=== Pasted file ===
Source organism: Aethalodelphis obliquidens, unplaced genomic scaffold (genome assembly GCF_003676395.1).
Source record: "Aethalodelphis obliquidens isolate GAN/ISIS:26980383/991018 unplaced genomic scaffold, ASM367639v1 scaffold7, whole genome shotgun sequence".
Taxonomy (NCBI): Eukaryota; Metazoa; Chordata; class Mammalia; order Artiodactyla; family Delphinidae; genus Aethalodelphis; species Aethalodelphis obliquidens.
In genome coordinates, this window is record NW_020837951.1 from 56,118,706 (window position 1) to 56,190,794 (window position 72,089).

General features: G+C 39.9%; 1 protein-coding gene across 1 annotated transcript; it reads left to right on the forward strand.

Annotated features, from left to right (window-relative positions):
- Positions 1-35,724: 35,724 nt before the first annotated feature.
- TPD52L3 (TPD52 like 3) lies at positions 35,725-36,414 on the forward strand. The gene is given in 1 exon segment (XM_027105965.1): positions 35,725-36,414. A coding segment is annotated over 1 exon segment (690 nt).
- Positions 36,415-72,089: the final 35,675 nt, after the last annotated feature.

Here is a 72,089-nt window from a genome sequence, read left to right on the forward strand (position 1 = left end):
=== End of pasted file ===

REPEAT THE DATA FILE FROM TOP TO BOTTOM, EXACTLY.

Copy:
Source organism: Aethalodelphis obliquidens, unplaced genomic scaffold (genome assembly GCF_003676395.1).
Source record: "Aethalodelphis obliquidens isolate GAN/ISIS:26980383/991018 unplaced genomic scaffold, ASM367639v1 scaffold7, whole genome shotgun sequence".
Taxonomy (NCBI): Eukaryota; Metazoa; Chordata; class Mammalia; order Artiodactyla; family Delphinidae; genus Aethalodelphis; species Aethalodelphis obliquidens.
In genome coordinates, this window is record NW_020837951.1 from 56,118,706 (window position 1) to 56,190,794 (window position 72,089).

General features: G+C 39.9%; 1 protein-coding gene across 1 annotated transcript; it reads left to right on the forward strand.

Annotated features, from left to right (window-relative positions):
- Positions 1-35,724: 35,724 nt before the first annotated feature.
- TPD52L3 (TPD52 like 3) lies at positions 35,725-36,414 on the forward strand. The gene is given in 1 exon segment (XM_027105965.1): positions 35,725-36,414. A coding segment is annotated over 1 exon segment (690 nt).
- Positions 36,415-72,089: the final 35,675 nt, after the last annotated feature.

Here is a 72,089-nt window from a genome sequence, read left to right on the forward strand (position 1 = left end):